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let's see your veggie garden {pics} 2021

deluxestogie

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This grape is a red wine grape, though I don't make wine. Eaten fresh, these are intensely flavorful, with a robust skin and seeds. I love them. My white, Ontario wine grape is performing similarly, and is far more flavorful than the seedless, white grapes from the grocery.



My Country Gentleman corn is approaching neck height. To the right of it is Delicata squash, which I've never grown before. Then come the Chinese eggplant, which are now just beginning to produce, followed on the far right by heavily grazed okra. I need to remember to order some okra seed other than Clemson Spineless. To resist grazing, it needs spines--long, painful, needle-sharp spines.



Hidden within those four tomato cages are about 50 maturing tomatoes, conspiring to reach ripeness simultaneously. On the left, Georgia Candy Roaster squash thinks it owns the place. It's beginning to smother my caterpillar-riddled Bok Choi.

Bob
 

deluxestogie

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Would You Like Beans or Carrots?



There is a bit of disquiet in this particular veggie province. My neighbors have delightfully grazed the purple beans and the Italian beans. Although they have nibbled at, and walked through my fava beans, they don't seem overly fond of them or their foliage. And the Bambina carrots--their greens at least--have been entirely ignored.

About 25 years ago, a groundhog totally consumed my habanero peppers as well as the plants themselves. But that was a hick, Appalachian groundhog about 30 miles north of here. This year, my more civilized, Blue Ridge groundhogs seem to have avoided the Basque Peppers.



I've never grown fava beans. I look forward to making a dish of Catalonian fava beans with tomatoes. The pods turn completely brown when the beans are fully dried. Since I don't know what they look like when mature and still green, I guess I'll wait for the dried ones.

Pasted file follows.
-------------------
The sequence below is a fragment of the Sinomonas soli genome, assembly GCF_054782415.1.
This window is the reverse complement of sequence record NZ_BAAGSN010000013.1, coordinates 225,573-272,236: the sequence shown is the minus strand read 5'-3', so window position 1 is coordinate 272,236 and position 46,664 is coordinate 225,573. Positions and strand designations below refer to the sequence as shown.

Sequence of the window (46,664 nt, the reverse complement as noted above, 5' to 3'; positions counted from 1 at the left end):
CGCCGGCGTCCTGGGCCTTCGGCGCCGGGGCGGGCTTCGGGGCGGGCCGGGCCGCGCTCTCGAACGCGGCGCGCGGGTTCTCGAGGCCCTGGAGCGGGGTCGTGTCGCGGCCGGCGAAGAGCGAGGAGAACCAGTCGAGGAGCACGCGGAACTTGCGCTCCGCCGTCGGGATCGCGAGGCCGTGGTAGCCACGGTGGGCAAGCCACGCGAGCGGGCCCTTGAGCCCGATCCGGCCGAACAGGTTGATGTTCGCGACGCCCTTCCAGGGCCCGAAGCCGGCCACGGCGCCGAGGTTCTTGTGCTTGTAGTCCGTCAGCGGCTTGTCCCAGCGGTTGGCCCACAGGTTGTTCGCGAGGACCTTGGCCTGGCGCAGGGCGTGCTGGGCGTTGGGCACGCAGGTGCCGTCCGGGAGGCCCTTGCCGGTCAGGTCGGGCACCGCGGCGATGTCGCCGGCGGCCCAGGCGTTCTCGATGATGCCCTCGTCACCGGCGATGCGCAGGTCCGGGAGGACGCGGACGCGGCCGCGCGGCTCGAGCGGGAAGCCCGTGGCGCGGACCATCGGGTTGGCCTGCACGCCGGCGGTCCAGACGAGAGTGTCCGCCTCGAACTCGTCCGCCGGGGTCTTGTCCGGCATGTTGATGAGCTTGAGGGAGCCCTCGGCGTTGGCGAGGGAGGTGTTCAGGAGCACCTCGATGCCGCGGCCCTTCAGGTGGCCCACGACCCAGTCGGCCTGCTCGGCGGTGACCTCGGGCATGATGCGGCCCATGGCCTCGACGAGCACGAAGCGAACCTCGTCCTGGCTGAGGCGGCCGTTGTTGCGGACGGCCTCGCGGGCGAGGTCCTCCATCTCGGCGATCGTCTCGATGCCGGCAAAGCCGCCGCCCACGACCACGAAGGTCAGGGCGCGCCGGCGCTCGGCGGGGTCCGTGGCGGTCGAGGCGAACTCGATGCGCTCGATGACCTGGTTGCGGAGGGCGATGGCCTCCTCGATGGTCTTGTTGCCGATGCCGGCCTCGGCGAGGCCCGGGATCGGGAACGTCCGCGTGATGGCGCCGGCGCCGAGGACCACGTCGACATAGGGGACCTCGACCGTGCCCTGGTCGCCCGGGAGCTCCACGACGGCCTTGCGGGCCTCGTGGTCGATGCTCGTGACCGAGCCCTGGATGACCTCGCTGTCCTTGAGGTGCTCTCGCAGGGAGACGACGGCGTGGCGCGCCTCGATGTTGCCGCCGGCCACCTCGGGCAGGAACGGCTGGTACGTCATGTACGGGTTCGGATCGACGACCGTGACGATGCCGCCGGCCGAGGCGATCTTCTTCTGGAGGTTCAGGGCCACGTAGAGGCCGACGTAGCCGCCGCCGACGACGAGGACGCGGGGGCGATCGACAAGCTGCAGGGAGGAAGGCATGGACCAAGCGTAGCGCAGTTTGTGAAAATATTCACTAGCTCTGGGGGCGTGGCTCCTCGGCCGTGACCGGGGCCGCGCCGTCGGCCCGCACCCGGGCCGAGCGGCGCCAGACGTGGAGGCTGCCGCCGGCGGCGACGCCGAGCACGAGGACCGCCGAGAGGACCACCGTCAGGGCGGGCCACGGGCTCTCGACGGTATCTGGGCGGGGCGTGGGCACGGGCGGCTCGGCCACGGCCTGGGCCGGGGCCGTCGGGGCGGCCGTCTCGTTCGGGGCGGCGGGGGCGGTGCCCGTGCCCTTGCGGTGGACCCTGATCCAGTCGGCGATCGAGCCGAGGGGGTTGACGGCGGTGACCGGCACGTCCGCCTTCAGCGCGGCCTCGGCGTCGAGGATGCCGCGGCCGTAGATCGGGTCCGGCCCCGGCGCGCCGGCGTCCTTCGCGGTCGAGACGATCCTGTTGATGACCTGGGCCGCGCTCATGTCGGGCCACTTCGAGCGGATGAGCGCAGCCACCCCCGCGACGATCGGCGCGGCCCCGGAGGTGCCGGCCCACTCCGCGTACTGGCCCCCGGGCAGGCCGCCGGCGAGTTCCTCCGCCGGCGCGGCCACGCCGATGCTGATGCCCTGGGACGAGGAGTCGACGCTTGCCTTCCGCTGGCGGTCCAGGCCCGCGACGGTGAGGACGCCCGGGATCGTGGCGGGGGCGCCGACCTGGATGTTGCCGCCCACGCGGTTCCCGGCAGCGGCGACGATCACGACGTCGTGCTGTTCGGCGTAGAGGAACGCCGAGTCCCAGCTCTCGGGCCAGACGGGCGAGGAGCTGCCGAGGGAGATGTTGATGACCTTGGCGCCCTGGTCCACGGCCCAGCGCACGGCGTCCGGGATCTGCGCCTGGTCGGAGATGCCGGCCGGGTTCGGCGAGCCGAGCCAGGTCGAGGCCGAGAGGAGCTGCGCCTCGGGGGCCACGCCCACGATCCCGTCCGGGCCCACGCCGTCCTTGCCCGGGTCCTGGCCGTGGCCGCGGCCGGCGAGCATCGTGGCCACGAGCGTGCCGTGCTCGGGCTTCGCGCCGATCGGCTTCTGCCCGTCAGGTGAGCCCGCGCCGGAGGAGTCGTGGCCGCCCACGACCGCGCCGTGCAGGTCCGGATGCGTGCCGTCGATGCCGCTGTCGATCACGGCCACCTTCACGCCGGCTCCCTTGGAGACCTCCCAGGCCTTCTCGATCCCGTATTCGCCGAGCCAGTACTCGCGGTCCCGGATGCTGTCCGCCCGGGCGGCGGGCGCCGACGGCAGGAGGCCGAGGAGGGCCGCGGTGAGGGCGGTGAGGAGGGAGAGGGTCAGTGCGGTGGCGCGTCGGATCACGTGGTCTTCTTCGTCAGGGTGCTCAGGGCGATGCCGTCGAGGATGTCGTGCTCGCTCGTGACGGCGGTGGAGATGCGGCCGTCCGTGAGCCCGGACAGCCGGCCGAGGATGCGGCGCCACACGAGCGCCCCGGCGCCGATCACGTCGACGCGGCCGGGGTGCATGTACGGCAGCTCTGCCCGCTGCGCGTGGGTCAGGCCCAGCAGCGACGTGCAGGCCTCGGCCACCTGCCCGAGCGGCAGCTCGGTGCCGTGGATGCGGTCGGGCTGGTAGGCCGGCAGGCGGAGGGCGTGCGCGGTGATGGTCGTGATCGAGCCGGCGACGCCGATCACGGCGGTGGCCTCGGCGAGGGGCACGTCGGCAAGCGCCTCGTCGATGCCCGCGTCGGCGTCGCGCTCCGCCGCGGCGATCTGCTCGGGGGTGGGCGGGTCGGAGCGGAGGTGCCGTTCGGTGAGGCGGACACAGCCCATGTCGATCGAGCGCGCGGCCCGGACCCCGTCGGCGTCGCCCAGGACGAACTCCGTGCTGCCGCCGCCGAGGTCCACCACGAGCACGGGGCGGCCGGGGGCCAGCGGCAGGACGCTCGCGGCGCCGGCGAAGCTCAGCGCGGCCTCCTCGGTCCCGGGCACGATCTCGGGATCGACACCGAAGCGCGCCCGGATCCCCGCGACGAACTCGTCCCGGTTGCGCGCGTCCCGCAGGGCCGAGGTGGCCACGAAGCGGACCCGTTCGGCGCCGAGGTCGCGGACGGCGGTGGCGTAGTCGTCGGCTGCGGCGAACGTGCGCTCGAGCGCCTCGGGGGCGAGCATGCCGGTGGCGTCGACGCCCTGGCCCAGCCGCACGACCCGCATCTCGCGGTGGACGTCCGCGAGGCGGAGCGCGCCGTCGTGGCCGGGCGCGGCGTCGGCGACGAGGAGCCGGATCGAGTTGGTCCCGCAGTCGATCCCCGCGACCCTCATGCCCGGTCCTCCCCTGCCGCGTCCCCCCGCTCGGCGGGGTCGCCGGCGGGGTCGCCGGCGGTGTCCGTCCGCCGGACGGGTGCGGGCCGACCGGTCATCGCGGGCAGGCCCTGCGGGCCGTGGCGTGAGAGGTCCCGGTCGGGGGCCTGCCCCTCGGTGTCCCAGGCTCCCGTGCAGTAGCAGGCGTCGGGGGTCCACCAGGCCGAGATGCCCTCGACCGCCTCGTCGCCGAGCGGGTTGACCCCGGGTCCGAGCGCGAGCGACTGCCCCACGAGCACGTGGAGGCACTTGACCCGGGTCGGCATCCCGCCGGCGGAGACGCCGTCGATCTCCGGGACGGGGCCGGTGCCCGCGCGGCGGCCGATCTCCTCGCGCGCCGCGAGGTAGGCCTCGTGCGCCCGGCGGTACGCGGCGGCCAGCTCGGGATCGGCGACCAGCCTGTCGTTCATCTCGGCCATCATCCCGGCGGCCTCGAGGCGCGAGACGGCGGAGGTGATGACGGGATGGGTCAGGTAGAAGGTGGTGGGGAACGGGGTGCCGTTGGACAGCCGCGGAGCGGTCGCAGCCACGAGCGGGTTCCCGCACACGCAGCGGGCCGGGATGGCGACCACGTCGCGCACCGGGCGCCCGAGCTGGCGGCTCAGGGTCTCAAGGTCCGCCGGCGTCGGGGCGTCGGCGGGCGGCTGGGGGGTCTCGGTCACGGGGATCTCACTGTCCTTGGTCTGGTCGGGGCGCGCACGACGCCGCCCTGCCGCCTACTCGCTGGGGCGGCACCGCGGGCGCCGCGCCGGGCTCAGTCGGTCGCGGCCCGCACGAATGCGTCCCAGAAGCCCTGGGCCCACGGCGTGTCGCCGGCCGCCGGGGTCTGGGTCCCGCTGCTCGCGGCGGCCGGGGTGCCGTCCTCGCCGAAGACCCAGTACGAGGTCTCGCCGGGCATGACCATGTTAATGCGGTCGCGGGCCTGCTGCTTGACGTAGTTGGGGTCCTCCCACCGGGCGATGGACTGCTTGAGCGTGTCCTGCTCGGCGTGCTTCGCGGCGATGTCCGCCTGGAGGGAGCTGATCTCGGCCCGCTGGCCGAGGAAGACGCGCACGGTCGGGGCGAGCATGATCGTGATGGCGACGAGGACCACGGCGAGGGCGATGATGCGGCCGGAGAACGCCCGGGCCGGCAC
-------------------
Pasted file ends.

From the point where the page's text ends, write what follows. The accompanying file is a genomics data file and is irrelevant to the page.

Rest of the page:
Below, you can barely see the little sprigs of carrot greens scattered among the grazed-away stalks of purple beans (and weeds, which I've ignored).



I'll watch these hazels for signs of maturity, and hopefully harvest a quart of de-husked nuts in about a month. But only if I can beat the deer and squirrels to them. They contain way too much tannin to be appetizing to even marauding wildlife, until they mature. After the harvested nuts are fully dried, I'll de-husk them, and store them in the freezer--for when I'm so bored that shelling small hazelnuts seems like a good idea. It's hard to beat finely minced hazelnut sprinkled on top of vanilla ice cream.



Bob
 

msmith86

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The front of my house (east/southeast) gets sun from sunrise until about 5:00 p.m. so that's where is most convenient to grow everything. The south and southwest of the house is giant old oak trees and thick woods neighboring Codorus State Park. I'm growing several heirloom and cherry tomatoes, cabbage, cucumbers, herbs, peppers, watermelons, cantaloupe.
Added bonus pic of my tactical assault helicopter Ripley just to the right of the front porch. She lost her partner Daffy a few weeks ago after a second red tail hawk attack, and decided to dig a nest where I cut down a ridiculous overgrown lilac thicket. She prefers flying and roaming anyway, when she flies back in the fence with the other ducks, the boys have ulterior motives....
 

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deluxestogie

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An Imposter in my Okra!

A couple of days ago, I noticed that one of my okra plants (which had all been grazed, but are now recovering) looked different. The leaf margin was entire, unlike the incised and serrated margin of the other okra plants. Plant symmetry, stalk and stem habitus were the same. While okra has a noticeably reddish leaf stem, this odd one had leaf stems that were only slightly reddish. And the odd one appeared to be growing taller than the rest of the okra.